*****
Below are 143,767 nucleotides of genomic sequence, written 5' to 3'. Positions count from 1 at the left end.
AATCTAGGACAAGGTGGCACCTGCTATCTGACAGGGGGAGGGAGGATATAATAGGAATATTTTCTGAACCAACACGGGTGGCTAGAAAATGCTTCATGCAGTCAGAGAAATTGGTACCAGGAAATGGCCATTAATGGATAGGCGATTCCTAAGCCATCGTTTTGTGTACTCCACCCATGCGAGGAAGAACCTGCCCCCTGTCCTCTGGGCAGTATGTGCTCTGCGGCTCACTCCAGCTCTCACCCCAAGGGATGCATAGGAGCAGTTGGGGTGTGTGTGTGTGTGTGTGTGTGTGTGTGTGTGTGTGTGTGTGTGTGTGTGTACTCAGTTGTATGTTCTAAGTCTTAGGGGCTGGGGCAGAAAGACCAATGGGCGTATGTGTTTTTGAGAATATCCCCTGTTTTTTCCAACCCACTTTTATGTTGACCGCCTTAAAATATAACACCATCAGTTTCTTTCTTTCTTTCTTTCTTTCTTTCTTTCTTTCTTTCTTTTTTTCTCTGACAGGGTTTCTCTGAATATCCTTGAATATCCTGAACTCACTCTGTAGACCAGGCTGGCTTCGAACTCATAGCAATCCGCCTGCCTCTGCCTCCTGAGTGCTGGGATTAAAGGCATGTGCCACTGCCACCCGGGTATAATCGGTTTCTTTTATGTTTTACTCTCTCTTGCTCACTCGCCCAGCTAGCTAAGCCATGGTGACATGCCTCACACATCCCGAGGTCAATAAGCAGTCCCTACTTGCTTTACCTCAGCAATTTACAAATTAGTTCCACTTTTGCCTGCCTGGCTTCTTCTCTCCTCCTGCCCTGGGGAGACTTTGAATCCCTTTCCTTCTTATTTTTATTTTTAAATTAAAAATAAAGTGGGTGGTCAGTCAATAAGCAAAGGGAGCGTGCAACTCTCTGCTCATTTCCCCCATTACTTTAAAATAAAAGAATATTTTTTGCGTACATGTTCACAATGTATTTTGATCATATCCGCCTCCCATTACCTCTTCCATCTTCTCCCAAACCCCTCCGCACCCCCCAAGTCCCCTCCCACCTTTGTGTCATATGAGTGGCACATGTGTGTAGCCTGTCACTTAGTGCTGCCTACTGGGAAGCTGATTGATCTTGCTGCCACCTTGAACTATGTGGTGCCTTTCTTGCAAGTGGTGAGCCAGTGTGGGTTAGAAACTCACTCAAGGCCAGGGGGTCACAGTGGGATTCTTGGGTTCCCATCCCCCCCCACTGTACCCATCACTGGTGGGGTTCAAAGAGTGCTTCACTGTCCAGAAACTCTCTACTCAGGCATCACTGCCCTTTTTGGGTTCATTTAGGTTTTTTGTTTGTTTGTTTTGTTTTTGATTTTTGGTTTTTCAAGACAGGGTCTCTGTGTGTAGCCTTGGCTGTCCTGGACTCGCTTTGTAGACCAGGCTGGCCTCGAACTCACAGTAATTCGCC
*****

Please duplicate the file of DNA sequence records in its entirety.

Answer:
Below are 143,767 nucleotides of genomic sequence, written 5' to 3'. Positions count from 1 at the left end.
AATCTAGGACAAGGTGGCACCTGCTATCTGACAGGGGGAGGGAGGATATAATAGGAATATTTTCTGAACCAACACGGGTGGCTAGAAAATGCTTCATGCAGTCAGAGAAATTGGTACCAGGAAATGGCCATTAATGGATAGGCGATTCCTAAGCCATCGTTTTGTGTACTCCACCCATGCGAGGAAGAACCTGCCCCCTGTCCTCTGGGCAGTATGTGCTCTGCGGCTCACTCCAGCTCTCACCCCAAGGGATGCATAGGAGCAGTTGGGGTGTGTGTGTGTGTGTGTGTGTGTGTGTGTGTGTGTGTGTGTGTGTGTGTGTACTCAGTTGTATGTTCTAAGTCTTAGGGGCTGGGGCAGAAAGACCAATGGGCGTATGTGTTTTTGAGAATATCCCCTGTTTTTTCCAACCCACTTTTATGTTGACCGCCTTAAAATATAACACCATCAGTTTCTTTCTTTCTTTCTTTCTTTCTTTCTTTCTTTCTTTCTTTTTTTCTCTGACAGGGTTTCTCTGAATATCCTTGAATATCCTGAACTCACTCTGTAGACCAGGCTGGCTTCGAACTCATAGCAATCCGCCTGCCTCTGCCTCCTGAGTGCTGGGATTAAAGGCATGTGCCACTGCCACCCGGGTATAATCGGTTTCTTTTATGTTTTACTCTCTCTTGCTCACTCGCCCAGCTAGCTAAGCCATGGTGACATGCCTCACACATCCCGAGGTCAATAAGCAGTCCCTACTTGCTTTACCTCAGCAATTTACAAATTAGTTCCACTTTTGCCTGCCTGGCTTCTTCTCTCCTCCTGCCCTGGGGAGACTTTGAATCCCTTTCCTTCTTATTTTTATTTTTAAATTAAAAATAAAGTGGGTGGTCAGTCAATAAGCAAAGGGAGCGTGCAACTCTCTGCTCATTTCCCCCATTACTTTAAAATAAAAGAATATTTTTTGCGTACATGTTCACAATGTATTTTGATCATATCCGCCTCCCATTACCTCTTCCATCTTCTCCCAAACCCCTCCGCACCCCCCAAGTCCCCTCCCACCTTTGTGTCATATGAGTGGCACATGTGTGTAGCCTGTCACTTAGTGCTGCCTACTGGGAAGCTGATTGATCTTGCTGCCACCTTGAACTATGTGGTGCCTTTCTTGCAAGTGGTGAGCCAGTGTGGGTTAGAAACTCACTCAAGGCCAGGGGGTCACAGTGGGATTCTTGGGTTCCCATCCCCCCCCACTGTACCCATCACTGGTGGGGTTCAAAGAGTGCTTCACTGTCCAGAAACTCTCTACTCAGGCATCACTGCCCTTTTTGGGTTCATTTAGGTTTTTTGTTTGTTTGTTTTGTTTTTGATTTTTGGTTTTTCAAGACAGGGTCTCTGTGTGTAGCCTTGGCTGTCCTGGACTCGCTTTGTAGACCAGGCTGGCCTCGAACTCACAGTAATTCGCC